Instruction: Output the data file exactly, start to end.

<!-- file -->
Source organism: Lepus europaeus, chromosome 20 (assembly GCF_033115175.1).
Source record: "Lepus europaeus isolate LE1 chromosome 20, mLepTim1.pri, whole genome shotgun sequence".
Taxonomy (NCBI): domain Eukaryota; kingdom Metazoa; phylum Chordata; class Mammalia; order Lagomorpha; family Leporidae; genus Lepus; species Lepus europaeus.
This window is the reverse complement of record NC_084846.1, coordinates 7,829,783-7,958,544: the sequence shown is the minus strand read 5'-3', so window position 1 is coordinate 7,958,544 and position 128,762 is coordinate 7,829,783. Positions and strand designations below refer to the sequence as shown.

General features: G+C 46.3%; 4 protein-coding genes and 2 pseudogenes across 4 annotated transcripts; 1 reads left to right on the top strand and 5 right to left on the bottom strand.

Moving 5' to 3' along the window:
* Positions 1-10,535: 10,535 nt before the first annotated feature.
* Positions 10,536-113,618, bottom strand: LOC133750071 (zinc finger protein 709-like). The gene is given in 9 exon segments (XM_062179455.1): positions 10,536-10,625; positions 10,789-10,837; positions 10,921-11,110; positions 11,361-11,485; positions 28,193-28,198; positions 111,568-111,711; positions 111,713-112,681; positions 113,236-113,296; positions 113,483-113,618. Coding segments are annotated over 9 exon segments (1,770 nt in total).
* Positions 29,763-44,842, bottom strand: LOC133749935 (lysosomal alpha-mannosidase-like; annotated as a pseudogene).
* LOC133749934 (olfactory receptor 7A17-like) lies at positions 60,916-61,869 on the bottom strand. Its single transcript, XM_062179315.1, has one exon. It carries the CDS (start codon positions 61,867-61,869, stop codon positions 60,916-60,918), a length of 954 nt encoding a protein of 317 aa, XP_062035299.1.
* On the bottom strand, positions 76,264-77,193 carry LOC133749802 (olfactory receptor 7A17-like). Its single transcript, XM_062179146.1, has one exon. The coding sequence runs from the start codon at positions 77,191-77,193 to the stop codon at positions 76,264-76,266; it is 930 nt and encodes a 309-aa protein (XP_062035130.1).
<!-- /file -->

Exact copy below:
Source organism: Lepus europaeus, chromosome 20 (assembly GCF_033115175.1).
Source record: "Lepus europaeus isolate LE1 chromosome 20, mLepTim1.pri, whole genome shotgun sequence".
Taxonomy (NCBI): domain Eukaryota; kingdom Metazoa; phylum Chordata; class Mammalia; order Lagomorpha; family Leporidae; genus Lepus; species Lepus europaeus.
This window is the reverse complement of record NC_084846.1, coordinates 7,829,783-7,958,544: the sequence shown is the minus strand read 5'-3', so window position 1 is coordinate 7,958,544 and position 128,762 is coordinate 7,829,783. Positions and strand designations below refer to the sequence as shown.

General features: G+C 46.3%; 4 protein-coding genes and 2 pseudogenes across 4 annotated transcripts; 1 reads left to right on the top strand and 5 right to left on the bottom strand.

Moving 5' to 3' along the window:
* Positions 1-10,535: 10,535 nt before the first annotated feature.
* Positions 10,536-113,618, bottom strand: LOC133750071 (zinc finger protein 709-like). The gene is given in 9 exon segments (XM_062179455.1): positions 10,536-10,625; positions 10,789-10,837; positions 10,921-11,110; positions 11,361-11,485; positions 28,193-28,198; positions 111,568-111,711; positions 111,713-112,681; positions 113,236-113,296; positions 113,483-113,618. Coding segments are annotated over 9 exon segments (1,770 nt in total).
* Positions 29,763-44,842, bottom strand: LOC133749935 (lysosomal alpha-mannosidase-like; annotated as a pseudogene).
* LOC133749934 (olfactory receptor 7A17-like) lies at positions 60,916-61,869 on the bottom strand. Its single transcript, XM_062179315.1, has one exon. It carries the CDS (start codon positions 61,867-61,869, stop codon positions 60,916-60,918), a length of 954 nt encoding a protein of 317 aa, XP_062035299.1.
* On the bottom strand, positions 76,264-77,193 carry LOC133749802 (olfactory receptor 7A17-like). Its single transcript, XM_062179146.1, has one exon. The coding sequence runs from the start codon at positions 77,191-77,193 to the stop codon at positions 76,264-76,266; it is 930 nt and encodes a 309-aa protein (XP_062035130.1).